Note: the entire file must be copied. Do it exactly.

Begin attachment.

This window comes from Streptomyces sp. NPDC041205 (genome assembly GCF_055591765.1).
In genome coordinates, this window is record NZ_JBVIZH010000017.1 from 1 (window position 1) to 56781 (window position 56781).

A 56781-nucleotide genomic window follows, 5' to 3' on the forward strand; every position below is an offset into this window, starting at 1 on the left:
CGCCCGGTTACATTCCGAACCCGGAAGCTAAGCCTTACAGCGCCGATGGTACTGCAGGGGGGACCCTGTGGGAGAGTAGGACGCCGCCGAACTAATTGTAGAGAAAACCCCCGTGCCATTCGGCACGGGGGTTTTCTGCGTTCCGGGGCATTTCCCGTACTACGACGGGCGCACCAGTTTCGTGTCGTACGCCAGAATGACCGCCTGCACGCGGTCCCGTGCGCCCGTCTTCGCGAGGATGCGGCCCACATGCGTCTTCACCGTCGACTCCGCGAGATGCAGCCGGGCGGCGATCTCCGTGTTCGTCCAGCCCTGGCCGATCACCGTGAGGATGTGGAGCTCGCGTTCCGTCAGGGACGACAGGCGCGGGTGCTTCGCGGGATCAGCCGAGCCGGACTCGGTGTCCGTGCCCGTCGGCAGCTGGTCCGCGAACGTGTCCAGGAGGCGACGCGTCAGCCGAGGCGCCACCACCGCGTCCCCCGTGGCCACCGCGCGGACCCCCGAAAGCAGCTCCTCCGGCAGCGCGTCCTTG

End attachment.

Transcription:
This window comes from Streptomyces sp. NPDC041205 (genome assembly GCF_055591765.1).
In genome coordinates, this window is record NZ_JBVIZH010000017.1 from 1 (window position 1) to 56781 (window position 56781).

A 56781-nucleotide genomic window follows, 5' to 3' on the forward strand; every position below is an offset into this window, starting at 1 on the left:
CGCCCGGTTACATTCCGAACCCGGAAGCTAAGCCTTACAGCGCCGATGGTACTGCAGGGGGGACCCTGTGGGAGAGTAGGACGCCGCCGAACTAATTGTAGAGAAAACCCCCGTGCCATTCGGCACGGGGGTTTTCTGCGTTCCGGGGCATTTCCCGTACTACGACGGGCGCACCAGTTTCGTGTCGTACGCCAGAATGACCGCCTGCACGCGGTCCCGTGCGCCCGTCTTCGCGAGGATGCGGCCCACATGCGTCTTCACCGTCGACTCCGCGAGATGCAGCCGGGCGGCGATCTCCGTGTTCGTCCAGCCCTGGCCGATCACCGTGAGGATGTGGAGCTCGCGTTCCGTCAGGGACGACAGGCGCGGGTGCTTCGCGGGATCAGCCGAGCCGGACTCGGTGTCCGTGCCCGTCGGCAGCTGGTCCGCGAACGTGTCCAGGAGGCGACGCGTCAGCCGAGGCGCCACCACCGCGTCCCCCGTGGCCACCGCGCGGACCCCCGAAAGCAGCTCCTCCGGCAGCGCGTCCTTG